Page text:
mortcloth / mapcloth
Through this work, I seek to understand how everyday objects assist us in transitioning through the difficult process of grief/mourning. I am interested in how mourning and commemorations are contained within objects and our constructed systems. During the process of mourning, objects and places can link us to loved ones that have passed or moments in life that are fleeting.
Here you will see a topographical map of a section of Jefferson County, Pennsylvania. This is where my brother was shot and killed while hunting in 2002. I would like to use his clothing (dyed black and grey - to reference mourning and grief) to define the hills, train tracks, creek, and roads around the area where he died. Since his death, my relationship to this area — once a place of comfort — has shifted to being a place of longing. The size of the cloth is significant, it is the width and height of my brother, alluding to his presence or lack of. The shape of the cloth is reminiscent of a mortcloth or pallcloth, which is a cloth that covers a casket. At one point in time, pallbearers would walk alongside the casket and pallcloth, holding onto the edges of the cloth as a sign of respect for the dead.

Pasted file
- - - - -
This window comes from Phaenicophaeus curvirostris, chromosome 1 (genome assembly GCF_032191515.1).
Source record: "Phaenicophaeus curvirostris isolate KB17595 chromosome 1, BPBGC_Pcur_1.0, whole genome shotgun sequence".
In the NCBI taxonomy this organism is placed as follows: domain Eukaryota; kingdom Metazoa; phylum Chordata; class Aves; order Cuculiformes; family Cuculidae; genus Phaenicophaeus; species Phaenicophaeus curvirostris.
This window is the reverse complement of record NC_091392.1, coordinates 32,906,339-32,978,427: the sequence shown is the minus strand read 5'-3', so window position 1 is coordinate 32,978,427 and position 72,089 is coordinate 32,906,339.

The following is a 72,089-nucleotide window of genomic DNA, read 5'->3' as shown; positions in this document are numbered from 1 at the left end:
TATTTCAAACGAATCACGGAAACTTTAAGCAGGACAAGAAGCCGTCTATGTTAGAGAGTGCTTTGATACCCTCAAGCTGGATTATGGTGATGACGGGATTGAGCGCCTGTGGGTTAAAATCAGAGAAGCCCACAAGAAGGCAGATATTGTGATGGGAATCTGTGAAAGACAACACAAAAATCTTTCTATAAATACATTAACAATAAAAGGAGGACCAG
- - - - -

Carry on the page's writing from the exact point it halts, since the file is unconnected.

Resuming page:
Cotton, clothing from my deceased brother, beads, gold leaf, dye